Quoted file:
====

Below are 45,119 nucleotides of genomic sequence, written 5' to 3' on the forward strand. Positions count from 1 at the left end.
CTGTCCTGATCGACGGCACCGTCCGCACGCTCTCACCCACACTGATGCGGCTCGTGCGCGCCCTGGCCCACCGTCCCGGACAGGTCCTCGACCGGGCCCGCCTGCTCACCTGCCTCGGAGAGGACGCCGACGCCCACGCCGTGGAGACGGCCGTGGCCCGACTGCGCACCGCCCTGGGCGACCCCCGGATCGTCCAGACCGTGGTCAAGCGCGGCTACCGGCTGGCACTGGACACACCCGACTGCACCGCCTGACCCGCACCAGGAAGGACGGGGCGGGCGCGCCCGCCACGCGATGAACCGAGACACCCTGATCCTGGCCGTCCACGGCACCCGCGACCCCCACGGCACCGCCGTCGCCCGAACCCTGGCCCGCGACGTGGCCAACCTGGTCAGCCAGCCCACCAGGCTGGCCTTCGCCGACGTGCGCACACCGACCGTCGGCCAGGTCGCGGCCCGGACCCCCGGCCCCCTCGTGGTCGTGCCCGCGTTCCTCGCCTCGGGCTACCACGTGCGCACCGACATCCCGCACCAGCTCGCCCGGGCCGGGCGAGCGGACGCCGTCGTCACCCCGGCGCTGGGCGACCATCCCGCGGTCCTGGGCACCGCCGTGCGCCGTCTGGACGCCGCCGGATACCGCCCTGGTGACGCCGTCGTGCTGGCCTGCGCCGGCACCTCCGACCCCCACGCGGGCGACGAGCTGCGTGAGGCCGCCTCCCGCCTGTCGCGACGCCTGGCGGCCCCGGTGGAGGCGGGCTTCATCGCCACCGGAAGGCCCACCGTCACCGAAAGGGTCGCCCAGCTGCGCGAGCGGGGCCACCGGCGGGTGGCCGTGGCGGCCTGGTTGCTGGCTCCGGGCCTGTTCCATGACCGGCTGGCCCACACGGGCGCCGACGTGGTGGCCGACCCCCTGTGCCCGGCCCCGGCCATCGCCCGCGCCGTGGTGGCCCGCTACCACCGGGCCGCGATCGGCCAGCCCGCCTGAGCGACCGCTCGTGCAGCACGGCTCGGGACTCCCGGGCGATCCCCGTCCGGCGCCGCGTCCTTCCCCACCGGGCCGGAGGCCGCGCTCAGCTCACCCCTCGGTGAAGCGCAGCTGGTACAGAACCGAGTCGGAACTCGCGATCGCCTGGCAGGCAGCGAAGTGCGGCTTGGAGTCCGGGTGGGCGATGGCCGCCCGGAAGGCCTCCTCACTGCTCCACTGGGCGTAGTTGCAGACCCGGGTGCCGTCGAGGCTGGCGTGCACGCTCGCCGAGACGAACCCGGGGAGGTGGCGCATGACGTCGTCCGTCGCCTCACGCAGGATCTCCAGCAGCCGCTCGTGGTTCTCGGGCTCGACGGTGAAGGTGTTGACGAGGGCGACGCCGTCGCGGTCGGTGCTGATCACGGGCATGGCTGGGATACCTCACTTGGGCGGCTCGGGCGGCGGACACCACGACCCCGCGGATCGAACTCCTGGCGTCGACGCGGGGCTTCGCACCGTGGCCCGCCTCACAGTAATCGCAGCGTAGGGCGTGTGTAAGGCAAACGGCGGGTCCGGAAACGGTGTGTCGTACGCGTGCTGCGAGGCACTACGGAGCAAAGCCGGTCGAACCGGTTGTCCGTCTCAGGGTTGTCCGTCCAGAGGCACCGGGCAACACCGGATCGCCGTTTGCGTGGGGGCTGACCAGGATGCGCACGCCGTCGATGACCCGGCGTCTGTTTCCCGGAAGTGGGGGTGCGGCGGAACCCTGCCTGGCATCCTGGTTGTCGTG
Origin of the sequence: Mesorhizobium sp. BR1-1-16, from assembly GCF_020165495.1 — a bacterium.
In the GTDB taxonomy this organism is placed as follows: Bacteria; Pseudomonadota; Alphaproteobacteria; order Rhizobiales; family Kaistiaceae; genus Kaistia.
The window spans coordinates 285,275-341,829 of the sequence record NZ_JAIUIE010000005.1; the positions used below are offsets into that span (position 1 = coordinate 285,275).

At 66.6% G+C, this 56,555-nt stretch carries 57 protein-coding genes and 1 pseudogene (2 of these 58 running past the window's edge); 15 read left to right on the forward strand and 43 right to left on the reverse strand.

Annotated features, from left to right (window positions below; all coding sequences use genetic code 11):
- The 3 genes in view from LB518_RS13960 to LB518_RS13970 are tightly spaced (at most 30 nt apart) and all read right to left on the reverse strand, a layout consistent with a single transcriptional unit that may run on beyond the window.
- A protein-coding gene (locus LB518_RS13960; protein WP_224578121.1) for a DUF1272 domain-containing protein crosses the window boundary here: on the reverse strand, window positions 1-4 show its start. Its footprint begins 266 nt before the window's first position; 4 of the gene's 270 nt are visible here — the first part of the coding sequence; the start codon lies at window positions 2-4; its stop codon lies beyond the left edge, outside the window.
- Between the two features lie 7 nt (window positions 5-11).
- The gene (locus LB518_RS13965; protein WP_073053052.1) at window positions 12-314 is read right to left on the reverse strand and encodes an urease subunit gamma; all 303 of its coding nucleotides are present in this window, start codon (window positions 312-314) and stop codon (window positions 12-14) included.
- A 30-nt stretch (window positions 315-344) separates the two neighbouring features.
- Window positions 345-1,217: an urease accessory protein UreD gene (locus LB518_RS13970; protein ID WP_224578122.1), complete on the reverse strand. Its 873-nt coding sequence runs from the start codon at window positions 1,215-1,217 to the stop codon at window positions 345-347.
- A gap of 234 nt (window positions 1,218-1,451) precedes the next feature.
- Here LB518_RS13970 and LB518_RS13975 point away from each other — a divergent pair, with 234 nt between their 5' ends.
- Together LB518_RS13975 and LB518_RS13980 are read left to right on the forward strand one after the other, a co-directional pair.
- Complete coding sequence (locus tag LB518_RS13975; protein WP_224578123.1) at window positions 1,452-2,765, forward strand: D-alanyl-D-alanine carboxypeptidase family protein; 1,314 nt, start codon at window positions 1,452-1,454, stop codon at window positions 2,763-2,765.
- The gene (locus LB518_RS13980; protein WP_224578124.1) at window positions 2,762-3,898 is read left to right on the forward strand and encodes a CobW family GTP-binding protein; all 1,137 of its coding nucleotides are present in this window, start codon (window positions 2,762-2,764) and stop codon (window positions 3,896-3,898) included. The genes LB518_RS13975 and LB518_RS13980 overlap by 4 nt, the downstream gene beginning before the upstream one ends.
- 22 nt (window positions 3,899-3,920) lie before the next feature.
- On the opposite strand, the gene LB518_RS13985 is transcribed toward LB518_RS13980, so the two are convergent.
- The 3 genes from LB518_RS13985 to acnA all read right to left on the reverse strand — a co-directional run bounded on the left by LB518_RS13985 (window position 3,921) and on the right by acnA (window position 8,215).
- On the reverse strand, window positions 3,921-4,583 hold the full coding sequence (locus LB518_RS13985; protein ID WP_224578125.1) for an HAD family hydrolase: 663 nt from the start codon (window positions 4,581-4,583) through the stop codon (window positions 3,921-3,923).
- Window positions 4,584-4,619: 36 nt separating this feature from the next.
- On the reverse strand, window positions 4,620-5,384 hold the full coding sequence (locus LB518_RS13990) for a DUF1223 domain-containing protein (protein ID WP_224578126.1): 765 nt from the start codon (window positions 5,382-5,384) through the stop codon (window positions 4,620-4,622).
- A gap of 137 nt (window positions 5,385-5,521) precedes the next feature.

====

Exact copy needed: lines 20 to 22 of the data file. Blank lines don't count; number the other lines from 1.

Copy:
- On the opposite strand, the gene LB518_RS13985 is transcribed toward LB518_RS13980, so the two are convergent.
- The 3 genes from LB518_RS13985 to acnA all read right to left on the reverse strand — a co-directional run bounded on the left by LB518_RS13985 (window position 3,921) and on the right by acnA (window position 8,215).
- On the reverse strand, window positions 3,921-4,583 hold the full coding sequence (locus LB518_RS13985; protein ID WP_224578125.1) for an HAD family hydrolase: 663 nt from the start codon (window positions 4,581-4,583) through the stop codon (window positions 3,921-3,923).